B2C Testing: A discount airline looks to increase conversion


Bmibaby is a low-cost airline that flies from four UK bases to 34 European destinations, and around 95% of its sales come through its website. Because bmibaby is selling a discount product — airline seats in this case — getting the most value from each customer really impacts the bottom line.

Ian Stewart, Head of Commercial at bmibaby, says, “Anything for me that increases our conversion, that increases the number of people that book flights with us is great.”

One way bmibaby looks to increase its conversion is through regular testing on its website.

Testing seat reservation

An area where bmibaby looks for additional revenue is seating. During the booking process, one step offers customers the opportunity to choose their seat in advance. This step is optional, but it does provide bmibaby an additional revenue stream. Last year the company decided to perform formal testing on the seat booking step to determine the best combination of messaging, calls-to-action and page layout to effectively increase conversion while avoiding negatively affecting flight bookings.

This test ran for two months and included three elements on the page:

  1. The call-to-action
  2. The order and position of the help content
  3. The position of the seat selector

A number of calls-to-action were tested, including:

  • Book your seats together
  • Secure your seats together
  • Book now and save by choosing your seats
  • Don’t leave it to chance — buy your seats now

The winning call-to-action was “secure your seats together.” Bmibaby also found changing the order of the help content affected the page’s performance.

At the conclusion of the testing cycle, the winning page resulted in an 18% increase in seat bookings (at a 95% level of confidence over the control).

Testing highlight low inventory

A second test conducted by bmibaby involved highlighting low inventory. When less than five seats are available on a flight, the prospective customer is shown a “low inventory” message. The purpose of the test was to find out the best way to present this message.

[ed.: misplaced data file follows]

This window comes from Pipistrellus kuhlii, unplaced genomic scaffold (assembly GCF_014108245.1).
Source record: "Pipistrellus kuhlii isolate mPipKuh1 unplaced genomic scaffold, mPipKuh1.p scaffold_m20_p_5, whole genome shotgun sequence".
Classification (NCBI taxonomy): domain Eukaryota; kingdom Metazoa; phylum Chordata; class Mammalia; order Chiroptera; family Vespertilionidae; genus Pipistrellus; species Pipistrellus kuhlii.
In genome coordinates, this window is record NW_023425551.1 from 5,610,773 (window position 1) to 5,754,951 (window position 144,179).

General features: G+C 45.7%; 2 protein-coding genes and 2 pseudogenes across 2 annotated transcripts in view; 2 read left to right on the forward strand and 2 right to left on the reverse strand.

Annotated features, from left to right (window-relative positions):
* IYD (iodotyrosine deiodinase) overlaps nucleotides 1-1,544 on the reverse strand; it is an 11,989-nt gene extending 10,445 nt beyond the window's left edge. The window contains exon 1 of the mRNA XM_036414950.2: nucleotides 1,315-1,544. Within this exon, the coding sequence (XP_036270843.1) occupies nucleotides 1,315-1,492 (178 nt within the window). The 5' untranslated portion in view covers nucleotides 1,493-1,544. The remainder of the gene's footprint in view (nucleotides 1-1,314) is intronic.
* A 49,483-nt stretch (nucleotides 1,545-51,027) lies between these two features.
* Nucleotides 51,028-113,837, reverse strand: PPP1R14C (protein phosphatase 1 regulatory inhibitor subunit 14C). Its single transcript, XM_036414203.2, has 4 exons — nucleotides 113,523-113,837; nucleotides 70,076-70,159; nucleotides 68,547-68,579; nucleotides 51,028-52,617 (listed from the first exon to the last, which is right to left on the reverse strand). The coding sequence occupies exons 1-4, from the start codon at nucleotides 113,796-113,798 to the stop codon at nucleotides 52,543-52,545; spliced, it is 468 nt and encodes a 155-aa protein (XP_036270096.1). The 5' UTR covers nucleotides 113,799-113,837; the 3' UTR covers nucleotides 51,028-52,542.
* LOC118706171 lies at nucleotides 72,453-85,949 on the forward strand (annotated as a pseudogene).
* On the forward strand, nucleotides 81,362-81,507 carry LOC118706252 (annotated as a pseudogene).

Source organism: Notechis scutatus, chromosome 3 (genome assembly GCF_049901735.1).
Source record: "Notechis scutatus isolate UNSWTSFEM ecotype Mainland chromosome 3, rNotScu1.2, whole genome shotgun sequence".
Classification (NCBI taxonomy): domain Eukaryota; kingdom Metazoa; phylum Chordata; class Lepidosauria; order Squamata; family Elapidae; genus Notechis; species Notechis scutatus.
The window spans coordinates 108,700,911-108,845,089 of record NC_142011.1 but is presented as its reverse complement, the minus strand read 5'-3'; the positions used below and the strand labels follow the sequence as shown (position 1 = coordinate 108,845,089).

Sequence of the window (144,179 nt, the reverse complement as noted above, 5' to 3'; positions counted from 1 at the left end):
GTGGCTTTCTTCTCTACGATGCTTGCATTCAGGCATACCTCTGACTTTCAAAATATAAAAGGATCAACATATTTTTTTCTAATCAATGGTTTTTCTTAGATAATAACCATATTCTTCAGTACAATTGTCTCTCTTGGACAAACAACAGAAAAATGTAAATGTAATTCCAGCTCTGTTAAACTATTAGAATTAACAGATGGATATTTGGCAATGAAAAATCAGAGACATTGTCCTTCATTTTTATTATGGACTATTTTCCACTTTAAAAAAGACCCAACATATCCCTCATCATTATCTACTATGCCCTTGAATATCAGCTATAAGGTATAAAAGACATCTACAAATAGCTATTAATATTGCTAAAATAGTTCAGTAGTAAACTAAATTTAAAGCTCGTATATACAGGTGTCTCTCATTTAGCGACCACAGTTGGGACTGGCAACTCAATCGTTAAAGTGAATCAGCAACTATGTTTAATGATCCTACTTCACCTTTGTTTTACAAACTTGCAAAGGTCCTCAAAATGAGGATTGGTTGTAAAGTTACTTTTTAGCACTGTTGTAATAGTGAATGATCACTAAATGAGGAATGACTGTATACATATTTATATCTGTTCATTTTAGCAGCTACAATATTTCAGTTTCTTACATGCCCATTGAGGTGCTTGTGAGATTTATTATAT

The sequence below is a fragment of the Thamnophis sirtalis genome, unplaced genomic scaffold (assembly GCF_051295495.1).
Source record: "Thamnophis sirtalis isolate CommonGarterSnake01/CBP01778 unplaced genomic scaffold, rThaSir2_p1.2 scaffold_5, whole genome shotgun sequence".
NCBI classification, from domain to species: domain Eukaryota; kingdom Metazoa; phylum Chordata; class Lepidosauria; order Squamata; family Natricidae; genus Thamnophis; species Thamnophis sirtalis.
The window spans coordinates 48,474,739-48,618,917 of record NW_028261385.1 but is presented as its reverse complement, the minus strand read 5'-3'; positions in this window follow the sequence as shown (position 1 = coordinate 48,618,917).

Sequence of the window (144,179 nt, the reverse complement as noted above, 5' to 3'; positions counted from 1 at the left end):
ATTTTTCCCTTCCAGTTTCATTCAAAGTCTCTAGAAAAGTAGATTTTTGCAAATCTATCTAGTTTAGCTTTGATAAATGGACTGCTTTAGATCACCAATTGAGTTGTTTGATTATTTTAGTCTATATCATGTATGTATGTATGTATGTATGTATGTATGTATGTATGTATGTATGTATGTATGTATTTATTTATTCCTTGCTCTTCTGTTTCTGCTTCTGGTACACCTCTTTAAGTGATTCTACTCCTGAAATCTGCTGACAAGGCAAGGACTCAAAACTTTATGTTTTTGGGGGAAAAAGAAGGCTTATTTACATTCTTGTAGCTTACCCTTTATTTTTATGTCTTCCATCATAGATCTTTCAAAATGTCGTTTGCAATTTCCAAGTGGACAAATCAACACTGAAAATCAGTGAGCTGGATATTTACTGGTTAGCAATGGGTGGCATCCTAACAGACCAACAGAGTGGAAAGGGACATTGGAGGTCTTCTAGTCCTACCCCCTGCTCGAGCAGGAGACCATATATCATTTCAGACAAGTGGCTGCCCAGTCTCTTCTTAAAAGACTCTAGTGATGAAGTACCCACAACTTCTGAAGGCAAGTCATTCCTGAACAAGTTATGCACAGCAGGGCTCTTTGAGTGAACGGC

Once again, three elements were tested:

  1. The use of “strikethrough” font
  2. The use of color in the header
  3. The addition of a “!” character next to low inventory flights

Testing found that the strikethrough font and adding color to the header improved conversion, but the “!” character did not.

Stewart says, “The exclamation mark is one (idea) that didn’t work out. One interesting thing you find in these things, you always go to look for the positives in it, but the negatives are equally important. We’ve made changes to a site or a display that made it look better, but perform worse.”

The winning version:

The results for this test were not quite as dramatic as with the seat booking test with the winning version of the low inventory message creating a 2.5% increase in flight booking conversion (at a 95% level of confidence over the control).

However, because of this test, bmibaby did solve an internal debate on whether highlighting low inventory flights was a worthwhile business practice, and it also learned that subtle layout changes — such as adding color to the header — can result in an increase in conversion.

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1 Comment
  1. marketing to hospitals says

    Great! Performing tests is a good way of knowing what works and what doesn’t. And with this particular test, highlighting the low inventory flights definitely made a difference. Very helpful article. Thanks for sharing!

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